The Solomon Islands, an archipelago about 1,400 miles northeast of Australia with a population of 687,000, is perhaps best known in the U.S. as the site of a major naval campaign during World War II. This week, the island nation sent political shock waves through Washington and Canberra with the announcement that it had signed a security pact with China. It’s the first known bilateral security agreement between China and a country in the Pacific. And it may have military implications for the region.
According to a leaked draft of the agreement, it would allow Chinese warships to dock on the islands, and China could “assist in maintaining social order.” The deal has not been officially published, but a Chinese government spokesperson confirmed on Tuesday that the “social order” clause was in the final version.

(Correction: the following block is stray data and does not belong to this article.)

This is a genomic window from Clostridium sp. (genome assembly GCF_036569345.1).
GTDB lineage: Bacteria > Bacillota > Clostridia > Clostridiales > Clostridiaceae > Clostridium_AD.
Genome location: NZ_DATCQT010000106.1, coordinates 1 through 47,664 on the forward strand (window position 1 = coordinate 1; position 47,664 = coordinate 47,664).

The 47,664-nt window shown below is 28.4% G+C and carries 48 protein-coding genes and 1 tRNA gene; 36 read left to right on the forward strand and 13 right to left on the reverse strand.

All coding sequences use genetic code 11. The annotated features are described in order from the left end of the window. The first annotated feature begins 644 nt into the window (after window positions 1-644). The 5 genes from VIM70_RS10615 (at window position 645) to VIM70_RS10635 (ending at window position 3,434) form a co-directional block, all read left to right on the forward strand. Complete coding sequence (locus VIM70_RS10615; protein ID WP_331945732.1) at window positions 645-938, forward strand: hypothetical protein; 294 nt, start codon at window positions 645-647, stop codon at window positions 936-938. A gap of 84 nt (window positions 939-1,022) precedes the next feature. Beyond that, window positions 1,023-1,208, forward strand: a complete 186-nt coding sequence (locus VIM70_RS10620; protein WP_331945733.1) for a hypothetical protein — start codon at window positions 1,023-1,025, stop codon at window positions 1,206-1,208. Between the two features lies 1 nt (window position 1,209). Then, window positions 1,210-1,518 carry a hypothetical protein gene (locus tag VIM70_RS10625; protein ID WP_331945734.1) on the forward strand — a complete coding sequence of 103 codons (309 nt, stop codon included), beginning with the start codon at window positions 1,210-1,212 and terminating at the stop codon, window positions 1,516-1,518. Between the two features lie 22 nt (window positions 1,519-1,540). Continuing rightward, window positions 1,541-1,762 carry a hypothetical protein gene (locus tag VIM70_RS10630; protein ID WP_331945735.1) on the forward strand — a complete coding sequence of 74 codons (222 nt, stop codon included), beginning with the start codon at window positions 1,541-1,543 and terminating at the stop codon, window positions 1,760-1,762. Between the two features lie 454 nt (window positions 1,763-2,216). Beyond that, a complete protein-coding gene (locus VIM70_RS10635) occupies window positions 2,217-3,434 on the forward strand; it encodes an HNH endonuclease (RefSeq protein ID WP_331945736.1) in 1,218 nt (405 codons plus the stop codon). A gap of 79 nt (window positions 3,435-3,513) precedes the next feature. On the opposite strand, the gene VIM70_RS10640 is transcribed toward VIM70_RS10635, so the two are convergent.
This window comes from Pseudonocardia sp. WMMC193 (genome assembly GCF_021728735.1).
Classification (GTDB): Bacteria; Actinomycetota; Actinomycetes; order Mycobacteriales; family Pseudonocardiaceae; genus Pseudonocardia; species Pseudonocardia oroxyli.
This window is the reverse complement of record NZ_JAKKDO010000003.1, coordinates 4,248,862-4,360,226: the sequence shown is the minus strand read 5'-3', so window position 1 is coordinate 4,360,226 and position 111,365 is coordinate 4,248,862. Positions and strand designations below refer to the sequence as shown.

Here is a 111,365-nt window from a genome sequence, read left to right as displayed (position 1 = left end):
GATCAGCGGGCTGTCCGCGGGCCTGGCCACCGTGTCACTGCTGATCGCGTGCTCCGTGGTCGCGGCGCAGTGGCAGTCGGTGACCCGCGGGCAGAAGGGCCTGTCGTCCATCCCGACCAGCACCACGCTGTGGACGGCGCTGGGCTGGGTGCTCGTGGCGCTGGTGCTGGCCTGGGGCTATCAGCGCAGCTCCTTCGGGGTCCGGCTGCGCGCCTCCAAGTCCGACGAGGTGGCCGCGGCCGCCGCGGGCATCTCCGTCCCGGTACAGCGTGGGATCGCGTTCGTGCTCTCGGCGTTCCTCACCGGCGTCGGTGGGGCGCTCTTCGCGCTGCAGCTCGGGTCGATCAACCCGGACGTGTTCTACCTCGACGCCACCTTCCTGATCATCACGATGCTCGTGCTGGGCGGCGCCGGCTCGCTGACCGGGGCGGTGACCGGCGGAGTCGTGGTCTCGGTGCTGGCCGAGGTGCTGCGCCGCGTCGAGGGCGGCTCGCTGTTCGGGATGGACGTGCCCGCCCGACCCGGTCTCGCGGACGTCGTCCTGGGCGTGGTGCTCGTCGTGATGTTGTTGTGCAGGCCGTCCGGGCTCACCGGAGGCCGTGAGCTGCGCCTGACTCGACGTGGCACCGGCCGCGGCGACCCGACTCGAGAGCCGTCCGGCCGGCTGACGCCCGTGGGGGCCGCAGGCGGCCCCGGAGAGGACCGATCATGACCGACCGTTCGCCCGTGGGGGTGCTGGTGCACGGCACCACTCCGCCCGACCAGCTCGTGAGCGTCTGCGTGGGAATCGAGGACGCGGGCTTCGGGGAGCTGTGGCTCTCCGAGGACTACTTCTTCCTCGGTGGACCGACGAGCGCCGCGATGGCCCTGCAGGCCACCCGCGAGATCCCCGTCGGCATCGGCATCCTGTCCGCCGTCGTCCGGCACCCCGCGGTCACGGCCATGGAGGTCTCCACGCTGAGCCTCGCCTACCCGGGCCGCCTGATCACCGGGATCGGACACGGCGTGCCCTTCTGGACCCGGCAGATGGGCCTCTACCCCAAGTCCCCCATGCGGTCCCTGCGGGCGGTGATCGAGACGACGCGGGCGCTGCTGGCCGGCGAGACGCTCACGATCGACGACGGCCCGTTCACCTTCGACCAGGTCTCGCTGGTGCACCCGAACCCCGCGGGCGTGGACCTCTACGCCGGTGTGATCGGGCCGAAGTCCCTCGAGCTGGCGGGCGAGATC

The Solomon Islands have been drifting into Beijing’s orbit for some time. In 2019, the islands broke diplomatic relations with Taiwan and established them with the People’s Republic of China. (Only 14 countries still maintain full diplomatic relations with Taiwan — many of them island states in the Pacific and Caribbean, and Beijing has been chipping away at the number with a diplomatic and economic offensive.) The warming relations with China have been highly contentious in the Solomons, sparking violent protests last year that targeted both the government and the Chinatown neighborhood in the capital. The unrest prompted Australia to send in troops to restore order.